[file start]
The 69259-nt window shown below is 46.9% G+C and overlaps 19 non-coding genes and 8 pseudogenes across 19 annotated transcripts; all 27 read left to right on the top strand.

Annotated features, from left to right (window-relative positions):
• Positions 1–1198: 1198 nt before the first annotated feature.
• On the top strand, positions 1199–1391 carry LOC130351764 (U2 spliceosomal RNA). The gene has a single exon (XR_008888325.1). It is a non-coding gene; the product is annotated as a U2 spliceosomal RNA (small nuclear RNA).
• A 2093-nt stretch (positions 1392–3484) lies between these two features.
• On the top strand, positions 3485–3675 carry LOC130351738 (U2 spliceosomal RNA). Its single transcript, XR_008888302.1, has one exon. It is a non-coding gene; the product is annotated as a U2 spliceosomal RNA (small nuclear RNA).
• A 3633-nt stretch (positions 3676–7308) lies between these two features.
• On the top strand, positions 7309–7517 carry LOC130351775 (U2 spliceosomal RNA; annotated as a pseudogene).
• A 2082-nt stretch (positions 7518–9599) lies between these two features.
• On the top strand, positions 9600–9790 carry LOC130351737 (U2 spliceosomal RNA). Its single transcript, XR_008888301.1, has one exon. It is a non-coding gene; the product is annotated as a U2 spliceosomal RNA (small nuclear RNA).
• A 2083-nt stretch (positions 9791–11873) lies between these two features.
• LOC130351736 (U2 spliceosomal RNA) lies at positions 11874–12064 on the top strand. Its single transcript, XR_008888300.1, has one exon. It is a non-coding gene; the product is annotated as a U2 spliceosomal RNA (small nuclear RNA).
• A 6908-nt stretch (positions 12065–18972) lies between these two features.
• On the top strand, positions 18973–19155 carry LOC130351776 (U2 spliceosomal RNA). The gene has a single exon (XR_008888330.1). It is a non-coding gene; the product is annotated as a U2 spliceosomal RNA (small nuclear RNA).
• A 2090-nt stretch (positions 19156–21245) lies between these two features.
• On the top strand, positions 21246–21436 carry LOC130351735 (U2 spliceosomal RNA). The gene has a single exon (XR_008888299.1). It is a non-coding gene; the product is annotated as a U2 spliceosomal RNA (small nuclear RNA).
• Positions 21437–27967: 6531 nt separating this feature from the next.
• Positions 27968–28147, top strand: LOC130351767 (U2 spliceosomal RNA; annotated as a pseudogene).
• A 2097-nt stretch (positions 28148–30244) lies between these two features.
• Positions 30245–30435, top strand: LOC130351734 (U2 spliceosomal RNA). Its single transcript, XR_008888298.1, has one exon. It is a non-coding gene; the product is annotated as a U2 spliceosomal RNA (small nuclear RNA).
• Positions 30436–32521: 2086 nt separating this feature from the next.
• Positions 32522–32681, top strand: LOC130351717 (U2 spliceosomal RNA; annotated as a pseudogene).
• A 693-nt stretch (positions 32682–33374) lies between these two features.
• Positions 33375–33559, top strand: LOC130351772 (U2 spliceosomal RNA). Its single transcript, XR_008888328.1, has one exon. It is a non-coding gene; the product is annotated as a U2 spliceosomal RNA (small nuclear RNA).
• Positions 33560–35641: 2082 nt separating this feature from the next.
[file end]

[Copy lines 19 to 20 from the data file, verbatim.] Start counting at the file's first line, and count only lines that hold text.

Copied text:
• A 2097-nt stretch (positions 28148–30244) lies between these two features.
• Positions 30245–30435, top strand: LOC130351734 (U2 spliceosomal RNA). Its single transcript, XR_008888298.1, has one exon. It is a non-coding gene; the product is annotated as a U2 spliceosomal RNA (small nuclear RNA).